He showed up as a non-descript senior citizen, complete with sansabelt pants and comfortable shoes. How much damage could someone like that cause? I soon found out.
It started as soon as we arrived. Though I tried to avoid it, we were trapped in the line in which one viewed the body before being seated. As we neared the casket, C.W. tugged at my sleeve and said, loudly enough for anyone near us to hear, “What on earth is that?”
I whispered, “That is the deceased.”
“Why did they coat her with wax?”
I froze, pretending I didn’t know him. I tried to hurry past, but he was having none of it. Stopping dead still (no pun intended) in front of the casket, he pronounced judgment. “That looks awful,” he said, then turned to me. “You wouldn’t let them do that to my body, would you?”
Ignoring him, I hurried to the back section of pews and sat. Had I been able to see the future, I would have kept going straight out of the church. But, no …
Pardon me if I don’t attempt to describe his attempts at joining in with the singing of hymns. His musical abilities tend to ebb and flow. This time they were at low tide. More than one face turned to stare at us before the song leader finished and the minister stepped forward.
“That’s a man,” C.W. whispered, indulging in one of his better known habits—that of stating the obvious.
“Yes,” I said. “Quite so.”
“Shouldn’t they have a female minister if the deceased was a female?”
“This church doesn’t believe in having female ministers,” I whispered and leaned forward slightly to catch the speaker’s first words.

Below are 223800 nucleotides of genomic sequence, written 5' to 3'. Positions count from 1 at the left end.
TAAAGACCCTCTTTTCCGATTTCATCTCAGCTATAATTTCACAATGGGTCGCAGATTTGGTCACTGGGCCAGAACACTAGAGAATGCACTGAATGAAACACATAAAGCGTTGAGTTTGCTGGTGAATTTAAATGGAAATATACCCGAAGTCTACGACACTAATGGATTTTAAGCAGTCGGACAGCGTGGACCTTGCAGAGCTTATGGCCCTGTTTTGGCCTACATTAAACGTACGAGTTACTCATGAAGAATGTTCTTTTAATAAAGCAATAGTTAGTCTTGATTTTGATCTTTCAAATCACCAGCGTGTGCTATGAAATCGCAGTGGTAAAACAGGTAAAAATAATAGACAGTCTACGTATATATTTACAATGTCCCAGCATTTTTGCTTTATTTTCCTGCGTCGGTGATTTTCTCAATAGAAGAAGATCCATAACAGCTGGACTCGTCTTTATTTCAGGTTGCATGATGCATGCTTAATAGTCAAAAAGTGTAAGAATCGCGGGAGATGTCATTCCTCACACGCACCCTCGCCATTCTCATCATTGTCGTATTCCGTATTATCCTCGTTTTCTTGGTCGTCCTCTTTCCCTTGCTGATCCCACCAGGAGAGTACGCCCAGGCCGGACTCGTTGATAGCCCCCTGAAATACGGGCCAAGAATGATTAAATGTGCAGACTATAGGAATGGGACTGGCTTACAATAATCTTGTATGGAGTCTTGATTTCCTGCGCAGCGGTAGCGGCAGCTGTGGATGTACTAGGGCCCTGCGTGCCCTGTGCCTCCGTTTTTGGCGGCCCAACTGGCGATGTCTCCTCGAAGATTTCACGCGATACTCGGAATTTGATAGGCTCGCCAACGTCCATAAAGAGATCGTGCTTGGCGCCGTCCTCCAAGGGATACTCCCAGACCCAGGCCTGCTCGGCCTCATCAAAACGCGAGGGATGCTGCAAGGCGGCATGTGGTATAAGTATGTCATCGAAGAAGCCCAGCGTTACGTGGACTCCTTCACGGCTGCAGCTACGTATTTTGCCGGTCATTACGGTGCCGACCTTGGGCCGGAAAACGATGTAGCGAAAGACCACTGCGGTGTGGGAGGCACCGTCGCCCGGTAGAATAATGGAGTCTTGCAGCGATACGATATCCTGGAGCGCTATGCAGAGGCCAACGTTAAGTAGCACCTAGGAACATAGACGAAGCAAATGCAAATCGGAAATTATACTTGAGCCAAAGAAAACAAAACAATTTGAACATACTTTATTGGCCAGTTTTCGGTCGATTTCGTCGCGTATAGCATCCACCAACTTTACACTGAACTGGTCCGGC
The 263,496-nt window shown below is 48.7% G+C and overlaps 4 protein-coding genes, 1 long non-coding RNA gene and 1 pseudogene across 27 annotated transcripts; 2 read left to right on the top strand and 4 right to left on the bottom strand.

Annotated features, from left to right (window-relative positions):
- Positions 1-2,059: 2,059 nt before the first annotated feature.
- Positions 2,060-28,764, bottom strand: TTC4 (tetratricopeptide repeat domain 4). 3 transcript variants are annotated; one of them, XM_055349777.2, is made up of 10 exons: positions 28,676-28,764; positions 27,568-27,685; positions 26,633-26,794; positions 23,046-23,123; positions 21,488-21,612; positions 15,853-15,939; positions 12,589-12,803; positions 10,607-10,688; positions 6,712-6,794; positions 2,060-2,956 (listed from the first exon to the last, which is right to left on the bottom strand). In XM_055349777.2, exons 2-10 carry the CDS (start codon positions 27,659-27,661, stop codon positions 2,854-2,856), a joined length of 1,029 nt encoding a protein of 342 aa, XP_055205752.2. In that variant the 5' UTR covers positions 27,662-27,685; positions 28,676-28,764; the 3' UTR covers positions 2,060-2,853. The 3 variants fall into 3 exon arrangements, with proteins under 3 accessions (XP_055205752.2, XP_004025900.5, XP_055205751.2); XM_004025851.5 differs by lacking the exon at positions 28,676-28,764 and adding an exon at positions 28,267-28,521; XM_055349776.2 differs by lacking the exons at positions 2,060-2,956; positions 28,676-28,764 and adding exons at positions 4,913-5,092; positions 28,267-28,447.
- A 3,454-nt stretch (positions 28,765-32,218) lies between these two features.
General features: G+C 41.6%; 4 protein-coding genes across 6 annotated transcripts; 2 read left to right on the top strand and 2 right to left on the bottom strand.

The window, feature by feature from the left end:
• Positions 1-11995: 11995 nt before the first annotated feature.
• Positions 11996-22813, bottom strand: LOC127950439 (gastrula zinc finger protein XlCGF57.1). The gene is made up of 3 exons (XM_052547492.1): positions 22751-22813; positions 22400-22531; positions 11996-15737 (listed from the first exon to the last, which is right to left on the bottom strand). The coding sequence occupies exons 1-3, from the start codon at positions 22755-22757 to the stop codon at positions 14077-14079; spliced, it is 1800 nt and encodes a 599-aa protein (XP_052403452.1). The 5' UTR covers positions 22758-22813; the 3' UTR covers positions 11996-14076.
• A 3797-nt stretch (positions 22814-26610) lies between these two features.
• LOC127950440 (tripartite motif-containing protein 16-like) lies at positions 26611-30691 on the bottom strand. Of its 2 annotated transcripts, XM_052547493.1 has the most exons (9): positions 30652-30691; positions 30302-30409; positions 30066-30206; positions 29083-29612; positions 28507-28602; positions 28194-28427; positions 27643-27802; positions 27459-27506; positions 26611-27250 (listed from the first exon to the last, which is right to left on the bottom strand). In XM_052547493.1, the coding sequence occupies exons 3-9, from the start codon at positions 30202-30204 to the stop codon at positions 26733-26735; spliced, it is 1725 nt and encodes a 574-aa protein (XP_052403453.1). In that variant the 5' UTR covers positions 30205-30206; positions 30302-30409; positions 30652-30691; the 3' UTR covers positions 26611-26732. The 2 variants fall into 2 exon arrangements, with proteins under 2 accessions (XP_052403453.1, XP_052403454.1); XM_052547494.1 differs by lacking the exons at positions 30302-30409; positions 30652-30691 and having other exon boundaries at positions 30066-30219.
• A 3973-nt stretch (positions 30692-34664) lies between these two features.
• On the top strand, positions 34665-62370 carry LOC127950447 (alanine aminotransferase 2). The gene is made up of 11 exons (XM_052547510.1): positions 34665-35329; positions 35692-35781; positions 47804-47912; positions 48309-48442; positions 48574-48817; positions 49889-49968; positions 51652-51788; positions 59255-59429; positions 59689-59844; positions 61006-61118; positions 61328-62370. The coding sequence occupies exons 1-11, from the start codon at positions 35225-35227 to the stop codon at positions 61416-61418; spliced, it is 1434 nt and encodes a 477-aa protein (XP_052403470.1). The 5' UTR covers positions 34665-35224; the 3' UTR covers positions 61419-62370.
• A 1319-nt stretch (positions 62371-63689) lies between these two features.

“You’re shitting me!” C.W. blurted out loudly enough to be heard for a good distance.
What could I do? I grabbed a Bible from a rack on the back of the pew in front of us and desperately tried to follow the directions of the minister in finding the appropriated text.
“You don’t have to find it,” C.W. said, nudging me in the side. “He’s going to read it to you anyway.”
Surely enough, the minister began to read, in sonorous tones, an account of King David dealing with his grief over the death of a young son.
“Is that the kid that came along after he screwed around with his best friend’s wife?” C.W. wondered aloud.
I turned away and studied the stained glass windows as if I were in a French cathedral. I could only imagine the stares.
By some miracle, we finally found ourselves nearing the end of the service, the part where folks would stand and share memories of the deceased. All went well at first. Some recounted her kindness, some her generosity, and others her love of friends and family.
Then, to my utter horror, C.W. stood.
“Bless her heart,” he said. “I always heard she did the best she could with what she had.”
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